Anne-Mette Baek begins her two-year stint on January 1, taking replacing the Chilean Eduardo Goycoolea. In an interview with Fish Farming Expert’s Chilean sister site, Salmonexpert, she said: “IFFO wants to be more proactive and inform about the industry and how it helps feed the world while providing the best proteins and using natural resources in a sustainable way.
“I would like to see IFFO move further in the direction of representing responsible and sustainable production worldwide and introducing minimum requirements on these parameters for members of the organisation.”
Baek, who also heads the international association of the European fishmeal and fish oil producers, EU Fishmeal, does not regard the increasing supply of fish-free alternative feed ingredients such as algal oil as a threat to her industry.
Additional sources are welcome to complement fishmeal and fish oil, whose world production will remain stable. I do not see alternative ingredients as a replacement.
“Fishmeal and fish oil that support aquaculture is a very efficient way to produce protein, essential to feed a world population that will reach 9.6 billion people in 2050,” said Baek, the executive director of Marine Ingredients Denmark.
“Additional sources are welcome to help meet this challenge and complement fishmeal and fish oil, whose world production will remain stable in the coming years as it has in the past. I do not see alternative ingredients as a replacement: fishmeal provides essential nutrition that is not found in other food ingredients. Fish oil also contributes nutritionally with the health of farmed fish and the health of the consumer (omega-3).”
The amount of fish caught to meet the demand for fishmeal and fish oil has led to the products being labelled unsustainable, something Baek believes can be solved by increasing certification and by-product use.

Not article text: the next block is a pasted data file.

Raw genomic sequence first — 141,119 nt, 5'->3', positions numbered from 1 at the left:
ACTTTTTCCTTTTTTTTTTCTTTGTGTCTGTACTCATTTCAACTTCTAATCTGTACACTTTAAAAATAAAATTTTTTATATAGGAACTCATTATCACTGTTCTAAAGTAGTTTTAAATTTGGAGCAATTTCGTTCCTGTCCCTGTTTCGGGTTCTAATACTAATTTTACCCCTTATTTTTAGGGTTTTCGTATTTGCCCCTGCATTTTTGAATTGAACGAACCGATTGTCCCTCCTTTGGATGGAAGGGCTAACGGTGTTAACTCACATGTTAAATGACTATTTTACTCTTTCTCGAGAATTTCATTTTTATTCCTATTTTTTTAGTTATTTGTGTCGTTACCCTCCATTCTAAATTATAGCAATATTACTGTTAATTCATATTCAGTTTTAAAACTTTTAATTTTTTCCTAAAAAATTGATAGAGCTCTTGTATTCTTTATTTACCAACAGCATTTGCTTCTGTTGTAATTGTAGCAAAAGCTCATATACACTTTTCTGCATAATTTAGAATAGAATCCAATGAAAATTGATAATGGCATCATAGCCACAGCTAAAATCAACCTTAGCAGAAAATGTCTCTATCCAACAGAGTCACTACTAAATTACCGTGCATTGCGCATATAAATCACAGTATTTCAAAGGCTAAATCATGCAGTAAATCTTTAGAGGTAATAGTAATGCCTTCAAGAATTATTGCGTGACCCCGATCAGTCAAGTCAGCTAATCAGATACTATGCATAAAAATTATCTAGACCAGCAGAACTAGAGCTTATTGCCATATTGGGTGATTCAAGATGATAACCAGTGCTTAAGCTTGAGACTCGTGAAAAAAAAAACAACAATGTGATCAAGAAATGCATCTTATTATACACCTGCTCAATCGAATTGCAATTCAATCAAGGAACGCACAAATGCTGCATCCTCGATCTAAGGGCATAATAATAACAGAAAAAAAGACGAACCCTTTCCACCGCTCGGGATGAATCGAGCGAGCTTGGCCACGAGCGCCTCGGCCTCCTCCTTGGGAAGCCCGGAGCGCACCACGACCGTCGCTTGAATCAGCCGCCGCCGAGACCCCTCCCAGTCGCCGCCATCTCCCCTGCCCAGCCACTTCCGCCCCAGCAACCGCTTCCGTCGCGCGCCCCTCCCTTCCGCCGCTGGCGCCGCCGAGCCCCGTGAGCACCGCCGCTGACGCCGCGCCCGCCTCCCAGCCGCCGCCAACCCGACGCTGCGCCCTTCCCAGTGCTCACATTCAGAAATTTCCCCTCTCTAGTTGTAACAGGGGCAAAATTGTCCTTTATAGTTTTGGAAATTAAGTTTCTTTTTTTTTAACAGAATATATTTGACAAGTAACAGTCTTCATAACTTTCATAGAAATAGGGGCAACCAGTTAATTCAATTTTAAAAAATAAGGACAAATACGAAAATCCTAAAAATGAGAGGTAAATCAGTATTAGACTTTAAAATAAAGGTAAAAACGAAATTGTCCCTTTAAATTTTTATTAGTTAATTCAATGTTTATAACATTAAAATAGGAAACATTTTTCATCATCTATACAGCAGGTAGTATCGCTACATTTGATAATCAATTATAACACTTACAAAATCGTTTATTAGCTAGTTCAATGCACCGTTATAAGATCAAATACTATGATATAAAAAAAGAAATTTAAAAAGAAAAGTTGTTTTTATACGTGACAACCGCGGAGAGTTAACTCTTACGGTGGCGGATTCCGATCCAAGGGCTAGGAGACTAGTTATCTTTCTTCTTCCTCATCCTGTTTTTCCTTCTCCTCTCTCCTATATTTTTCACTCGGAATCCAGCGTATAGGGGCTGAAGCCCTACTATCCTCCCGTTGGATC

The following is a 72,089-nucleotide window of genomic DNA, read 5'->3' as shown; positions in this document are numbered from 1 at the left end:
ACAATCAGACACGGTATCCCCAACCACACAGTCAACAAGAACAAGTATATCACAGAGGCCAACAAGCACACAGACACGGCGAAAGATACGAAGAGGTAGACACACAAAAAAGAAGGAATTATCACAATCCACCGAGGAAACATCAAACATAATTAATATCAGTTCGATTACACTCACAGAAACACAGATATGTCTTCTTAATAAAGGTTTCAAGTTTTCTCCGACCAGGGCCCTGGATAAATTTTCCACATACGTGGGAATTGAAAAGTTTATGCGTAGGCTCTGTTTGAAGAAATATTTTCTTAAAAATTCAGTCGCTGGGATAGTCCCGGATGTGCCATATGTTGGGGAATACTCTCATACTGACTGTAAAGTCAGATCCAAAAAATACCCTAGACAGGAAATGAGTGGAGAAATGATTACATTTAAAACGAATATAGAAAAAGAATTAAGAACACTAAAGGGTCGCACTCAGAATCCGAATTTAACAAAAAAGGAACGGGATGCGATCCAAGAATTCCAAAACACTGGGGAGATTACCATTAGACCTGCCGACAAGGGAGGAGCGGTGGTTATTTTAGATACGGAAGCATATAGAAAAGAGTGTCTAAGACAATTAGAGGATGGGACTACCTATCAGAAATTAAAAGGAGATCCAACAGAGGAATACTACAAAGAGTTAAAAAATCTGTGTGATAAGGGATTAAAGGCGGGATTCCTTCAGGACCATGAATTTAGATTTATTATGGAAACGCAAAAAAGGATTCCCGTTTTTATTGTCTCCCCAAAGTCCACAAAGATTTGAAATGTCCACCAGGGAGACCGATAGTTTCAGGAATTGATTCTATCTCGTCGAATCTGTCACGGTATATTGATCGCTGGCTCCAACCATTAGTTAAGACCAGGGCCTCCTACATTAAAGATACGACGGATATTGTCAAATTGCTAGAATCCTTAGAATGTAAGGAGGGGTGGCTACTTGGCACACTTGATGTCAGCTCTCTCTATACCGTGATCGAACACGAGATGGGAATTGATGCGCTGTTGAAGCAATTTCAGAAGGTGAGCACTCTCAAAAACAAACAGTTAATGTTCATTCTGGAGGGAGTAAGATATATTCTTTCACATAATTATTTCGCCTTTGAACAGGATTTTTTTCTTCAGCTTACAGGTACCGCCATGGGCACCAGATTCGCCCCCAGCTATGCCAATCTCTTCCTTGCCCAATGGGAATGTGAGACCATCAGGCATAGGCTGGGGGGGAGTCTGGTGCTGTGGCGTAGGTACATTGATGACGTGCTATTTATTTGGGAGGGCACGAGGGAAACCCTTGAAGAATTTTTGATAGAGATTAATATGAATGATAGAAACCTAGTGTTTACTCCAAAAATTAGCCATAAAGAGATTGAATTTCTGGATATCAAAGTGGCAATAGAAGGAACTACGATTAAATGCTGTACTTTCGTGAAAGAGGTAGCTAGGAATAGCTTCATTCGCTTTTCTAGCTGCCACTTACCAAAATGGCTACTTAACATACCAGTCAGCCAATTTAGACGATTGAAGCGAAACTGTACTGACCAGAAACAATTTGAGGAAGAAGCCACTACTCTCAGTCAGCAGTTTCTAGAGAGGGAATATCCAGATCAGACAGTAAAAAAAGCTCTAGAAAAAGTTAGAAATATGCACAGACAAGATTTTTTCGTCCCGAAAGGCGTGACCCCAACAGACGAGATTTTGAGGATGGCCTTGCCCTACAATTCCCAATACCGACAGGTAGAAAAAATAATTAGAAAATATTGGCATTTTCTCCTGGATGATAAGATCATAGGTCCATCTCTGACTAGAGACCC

“Certification exists in the industry, and this is an independent way to review production practices and responsible sourcing of raw materials,” said the executive.
“The development of the IFFO Global Standard for Responsible Supply (IFFO RS) has led the marine ingredients industry to become one of the independently certified food ingredient industries, with the highest rates (52%). Most of the fisheries that provide raw material for fishmeal and fish oil are well managed (88% of them according to the environmental NGO Association for Sustainable Fisheries).
“We are aware of some places where there are challenges and we are eager to see the use of Fisheries Improvement Projects (FIPs) as a way of managing effective improvement over time.
“We would also like to see a greater use of derivatives: worldwide, a third of the fishmeal is currently produced from by-products that remain after food fish have been processed, but at IFFO we see potential for this proportion to increase.”
IFFO intends to continually increase the number of certified ingredients used.
“Our goal is for producers to produce sustainably,” said Baek. “Direct human consumption of fish should be the priority, but not all fish species can be used for direct human consumption.
“Since the first fishmeal plant was certified in 2010, the IFFO RS standard has grown tremendously. To help provide clear and useful guidance to those who currently do not meet the IFFO RS certification requirements, IFFO RS developed the IFFO RS Improvement Program (PM).
“This program provides a transparent and structured improvement path with annual milestones aligned with the IFFO RS program and can take up to five years to reach the application point of the IFFO RS standard for certification.
“The objective of IFFO RS by 2025 is to increase the level of certified marine ingredients, under evaluation or in the Improvement Program, to 75% of the total world volume.”